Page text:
- Google normally pays full bonuses in January, but this year the company is pushing out 20% of payments to employees until at least March.
- Google described the January payout as an "advance" in correspondence to employees.
- Some employees were surprised and confused by the change and made memes to describe their reactions.
Google executives are deferring a portion of employees' year-end bonus checks, according to documents viewed by CNBC, as the company moves toward permanently pushing back payouts.
In past years, employees received their full bonuses in January. However, Google will pay qualifying full-time employees 80% of their bonus checks this month and the remaining 20% in March or April, the documents say.
Google described the January payout as an "advance" in correspondence to employees. Leadership said it will be a one-time change due to “transition" of its employee-evaluation system and the altered timing for future bonuses.
"After 2023, full bonuses will be paid in March," the company said in the memo.
Following publication of this story, a Google spokesperson told CNBC in an email, "This one-time 80% bonus advance was extensively communicated to employees in May 2022 and in subsequent communications since, as part of the transition to our new performance management timeline."
The delayed payment comes as Google CEO Sundar Pichai seeks to reel in costs while still avoiding mass layoffs. Unlike large tech peers Meta, Microsoft and Amazon, Google parent Alphabet has thus far skirted significant job cuts and focused instead on eliminating lagging products and groups. Last week, Alphabet's Verily health sciences unit said it will cut headcount by 15%, accounting for about 240 lost jobs, and the company also reduced staff in its robotics unit Intrinsic.
In the latter part of 2022, Alphabet canceled the next generation of its Google Pixelbook laptop, slashed funding to its Area 120 in-house incubator and said it would be shuttering its digital gaming service Stadia. Pichai said in September he wants to make the company 20% more efficient.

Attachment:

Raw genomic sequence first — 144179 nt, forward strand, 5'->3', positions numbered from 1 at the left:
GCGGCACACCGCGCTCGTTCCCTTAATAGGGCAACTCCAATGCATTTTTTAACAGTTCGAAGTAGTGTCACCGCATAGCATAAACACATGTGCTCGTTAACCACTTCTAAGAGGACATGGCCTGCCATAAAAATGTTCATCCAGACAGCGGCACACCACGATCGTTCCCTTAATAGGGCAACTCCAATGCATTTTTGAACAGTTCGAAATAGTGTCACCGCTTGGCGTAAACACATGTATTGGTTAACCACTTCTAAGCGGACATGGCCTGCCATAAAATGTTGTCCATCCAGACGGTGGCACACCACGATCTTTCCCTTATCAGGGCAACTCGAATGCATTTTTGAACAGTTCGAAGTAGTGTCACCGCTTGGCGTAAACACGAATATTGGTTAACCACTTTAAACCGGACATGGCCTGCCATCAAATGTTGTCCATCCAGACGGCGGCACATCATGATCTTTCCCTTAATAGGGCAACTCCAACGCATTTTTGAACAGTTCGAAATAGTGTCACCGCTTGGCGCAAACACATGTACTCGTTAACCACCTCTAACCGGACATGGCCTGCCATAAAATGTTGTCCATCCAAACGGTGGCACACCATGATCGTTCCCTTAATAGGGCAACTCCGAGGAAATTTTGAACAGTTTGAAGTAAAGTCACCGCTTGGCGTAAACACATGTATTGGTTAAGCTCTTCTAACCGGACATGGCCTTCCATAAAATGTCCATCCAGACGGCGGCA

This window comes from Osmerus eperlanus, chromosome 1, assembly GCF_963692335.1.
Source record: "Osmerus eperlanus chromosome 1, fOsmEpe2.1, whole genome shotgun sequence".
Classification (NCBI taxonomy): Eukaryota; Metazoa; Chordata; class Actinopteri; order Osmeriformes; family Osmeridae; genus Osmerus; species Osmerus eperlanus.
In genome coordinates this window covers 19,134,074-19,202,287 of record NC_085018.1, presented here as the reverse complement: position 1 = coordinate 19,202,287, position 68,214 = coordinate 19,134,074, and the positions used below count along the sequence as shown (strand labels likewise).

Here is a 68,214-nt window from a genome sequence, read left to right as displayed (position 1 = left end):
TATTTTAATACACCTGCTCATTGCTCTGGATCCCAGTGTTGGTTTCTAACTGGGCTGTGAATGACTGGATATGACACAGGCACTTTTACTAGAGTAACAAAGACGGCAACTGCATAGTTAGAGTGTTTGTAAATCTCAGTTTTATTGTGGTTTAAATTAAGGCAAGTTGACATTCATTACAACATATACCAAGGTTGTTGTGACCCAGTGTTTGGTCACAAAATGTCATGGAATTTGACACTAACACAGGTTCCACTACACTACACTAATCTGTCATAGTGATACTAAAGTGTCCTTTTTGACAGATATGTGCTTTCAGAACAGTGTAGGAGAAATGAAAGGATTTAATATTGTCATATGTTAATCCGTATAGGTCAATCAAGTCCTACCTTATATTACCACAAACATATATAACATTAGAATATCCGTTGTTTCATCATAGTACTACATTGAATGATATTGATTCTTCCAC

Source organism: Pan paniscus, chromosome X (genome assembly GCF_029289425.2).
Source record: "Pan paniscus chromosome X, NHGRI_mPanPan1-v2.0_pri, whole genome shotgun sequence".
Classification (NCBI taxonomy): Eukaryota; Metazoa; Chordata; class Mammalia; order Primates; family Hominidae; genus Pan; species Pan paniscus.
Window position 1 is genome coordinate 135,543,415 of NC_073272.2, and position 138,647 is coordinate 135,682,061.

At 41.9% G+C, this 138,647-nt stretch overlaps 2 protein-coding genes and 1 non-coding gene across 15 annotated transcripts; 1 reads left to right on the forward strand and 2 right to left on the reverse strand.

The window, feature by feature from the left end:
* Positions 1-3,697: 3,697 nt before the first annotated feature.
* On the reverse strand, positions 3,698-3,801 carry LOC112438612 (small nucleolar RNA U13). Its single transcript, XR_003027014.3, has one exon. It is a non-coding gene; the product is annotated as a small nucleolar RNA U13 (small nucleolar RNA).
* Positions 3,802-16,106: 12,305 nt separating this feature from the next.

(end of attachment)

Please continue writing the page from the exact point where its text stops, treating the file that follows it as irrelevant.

Meanwhile, Google has been overhauling its performance ratings system. The company recently released new details, showing a larger number of employees will more easily fall into lower-rated categories, CNBC reported last month. Employees said they feared it could be used as a way to reduce headcount without conducting layoffs.
Staffers also expressed concerns with the latest changes to bonus payments. Some told CNBC they weren't aware of the partial deferment, and said they received little help internally as they tried to search for answers.
One graphic on Memegen, an employee meme generator, showed a split screen of Prince Harry and Meghan Markle, with a quote from Markle that's edited to say, “Harry is adjusting great to Google” next to an image of a disturbed-looking Prince Harry with the text “Where the hell did 20% of my bonus go?”
Sources also described a meme with the text reading "Got my BONU," referring to the realization that they didn't receive their whole bonus as expected.
Alphabet is scheduled to report fourth-quarter earnings on Feb. 2. Analysts expect revenue growth of less than 2% from a year earlier, according to Refinitiv, while earnings per share is expected to drop to $1.18 from $1.53. The stock has dropped 31% in the past year.
Correction: A prior version of this story inaccurately tied the timing of bonus payments to quarterly costs. The sentence has been removed.